White Stains, the literary remains of George Archibald Bishop, a
neuropath of the Second Empire, (n. p. London), 1898.
Small quarto, 131 pp.
On the back of the title pages these words are printed: “Un
nouveau Phedre a lui moins dure.” What this means is not
explained in the volume, and the accent on the name of the
incestuous heroine is wrongly placed. Then we have the
following lines: “The editor hopes that mental Pathologists, for
whose eyes alone this treatise is destined, will spare no
precaution to prevent it falling into other hands.” Why the
word “treatise” is used, I do not know, unless it be to keep up
the mad character of the work, which is nothing more than a
volume of obscene, blasphemous, and shamelessly filthy poetry,
devoted to the glorification of unnatural vices of all kinds.
It seems that only 100 copies were struck off, and it is a pity
that so much talent should have been wasted upon a clever
mystification, for I refuse to take the book seriously,
notwithstanding that there is a preface of infinite violence,
giving a sketch of the life of the mythical author, who is
supposed to have died mad:
He was commited [sic] to an asylum, for there could no longer be
any doubt of his complete insanity; for three weeks he had been
raving with a synthe, and satyriasis. He survived his
confinement no long time; the burning of the asylum with its
inmates was one of the most horrible events of the war of 1870.
I should like to know the address of that asylum, of which I
never heard, nor can any of my contemporaries call to mind the
conflagration in question.
This wonderful manuscript came to his mistress, whose name is
given in full, and she contracted a terrible disease in the last
few days of her life with him. This shock, mingled with her
splendid lover’s sequestration in a madhouse, unhinges her mind
as well, and she shoots herself on July 5, 1869. It is a great
satisfaction for the reader to know this date, I should say.
There are about three dozen poems, where it will be found that
the writer has cleverly parodied the style of the masters of the
fleshy school, besides some others whose manner will be easily
recognized by the general reader. A few of the poems are in
very bad French.
“Ode to Venus Callipyge,” “A Ballad or Passive Paederasty,” and
“Necrophilia,” are three of the most suggestive titles, and were
I writing a prospectus to push the sales of this most remarkable
and vile publication, I should add that none of the promises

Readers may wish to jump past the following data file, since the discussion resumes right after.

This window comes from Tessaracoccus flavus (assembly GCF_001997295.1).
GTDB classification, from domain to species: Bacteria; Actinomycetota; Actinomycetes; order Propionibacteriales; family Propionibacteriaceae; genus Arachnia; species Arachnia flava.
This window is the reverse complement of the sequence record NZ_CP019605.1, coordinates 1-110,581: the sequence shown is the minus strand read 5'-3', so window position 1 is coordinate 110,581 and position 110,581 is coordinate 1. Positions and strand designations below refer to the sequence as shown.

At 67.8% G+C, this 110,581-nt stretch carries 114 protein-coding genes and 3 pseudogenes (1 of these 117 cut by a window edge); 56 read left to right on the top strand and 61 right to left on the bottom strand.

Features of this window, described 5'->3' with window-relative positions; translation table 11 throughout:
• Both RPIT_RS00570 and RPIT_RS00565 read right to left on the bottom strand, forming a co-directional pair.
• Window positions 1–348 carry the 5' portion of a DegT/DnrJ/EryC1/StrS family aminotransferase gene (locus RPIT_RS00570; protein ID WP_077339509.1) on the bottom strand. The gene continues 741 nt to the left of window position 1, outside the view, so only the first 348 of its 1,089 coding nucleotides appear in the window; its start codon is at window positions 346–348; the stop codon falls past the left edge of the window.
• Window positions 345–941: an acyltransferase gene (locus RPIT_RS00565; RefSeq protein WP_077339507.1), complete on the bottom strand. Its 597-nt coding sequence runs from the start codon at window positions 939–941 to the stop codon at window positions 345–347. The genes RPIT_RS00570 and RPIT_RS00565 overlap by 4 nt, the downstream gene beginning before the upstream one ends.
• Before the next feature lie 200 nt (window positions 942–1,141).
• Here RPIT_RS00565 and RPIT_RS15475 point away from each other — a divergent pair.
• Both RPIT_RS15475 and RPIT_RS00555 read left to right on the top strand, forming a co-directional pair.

foreshadowed by the index are belied. Those who can enjoy what
may be called the clever dressing-up of dirt, will revel in this
peculiar concoction, but for those who may not care to grace
their library shelves with Mr. Bishop’s verses, I venture to
print here one of his most singular effusions, as it treats of a
combination that I have never yet seen described by any poet,
and it will give some slight idea of the writer’s misdirected
With Dog and Dame: An October Idyl
The ways are golden with the leaves
That autumn blows about the air,
The trees sing anthems of despair,
And my fair mistress binds the sheaves
Of yellow hair more loose, and weaves
More subtly bars of song, that bear
Bright children of love debonair,
And laughter lightly comes, and reaves
The garland from our sorrow’s brow,
Life rises up, is girt with song,
Joy fills the cup, that flashes clear.
The year may fade in whispers now,
Shadow and silence now may throng
The seasons—we are happy here.
Autumn is on us as we lie
In creamy clouds of latticed light
That hint at darkness, but descry
A rosy flicker through the night,
My mistress, my great Dane, and I.
We linger in the dusk—her head
Lolls on the pillow, and my eyes
Catch rapture, as upon the bed
He licks her lazy lips, and tries
To tempt her tongue. My fires are fed.
Her heavy drooping breasts entice
My teeth to jewel them with blood,
Her hand prepares the sacrifice
She would desire of me, the flood
That wells from shrines of Paradise.
Her other hand is mischievous
To bid the monster Dane grow mad,
His red-haw gaze grows mutinous,
Her eyes have lost the calm they had,
My body grows all amorous.
My tongue within her mouth excites
Her dirtiest lust, her vilest dream;
Her greedy mouth her bosom bites;
He cannot hold, his eyeballs gleam;
He bums to consummate the rites.
I yield him place: his ravening teeth
Cling hard to her—he buries him
Insane and furious in the sheath
She opens for him—wide and dim
My mouth is amorous beneath.
Her lips devour me, and I rave
With pleasure to discern the love
They twain exert, my lips who lave
With double dew distilled above;
To dog and woman I am slave.
Nor move though now essays the Dane
To cool his weapon in my mouth;
Her lust bestrides me, and is fain
To quench in his sweet sweat her drouth
Her fingers probe my bowel again.
All three enjoy once more, and I
Am ready ever to renew
These bestial orgie-nights, whereby
Loose woman’s love is spiced, as dew
On tender spray of spring doth lie.
Like the cold moon to earth and sun
My mistress lingers in eclipse,
We wake her passion, either one
Licking each pouting pair of lips
Till new sweet streams of nectar run.
’Tis Autumn, and the dying breeze
Murmurs “embrace”; the moon replies
“Embrace”; the sighing of the trees
Calls us to linger loverwise,
And drain our passion to the lees.
’Tis Autumn. The belated dove
Calls through the beeches, that bestir
Themselves to kiss the sky above,
As I will kiss with him and her,
Leave us, sweet Autumn, to our love.
— Forbidden Books: Notes and Gossip on Tabooed
By an Old Bibliophile, Paris, 1902. Pages 68 - 71.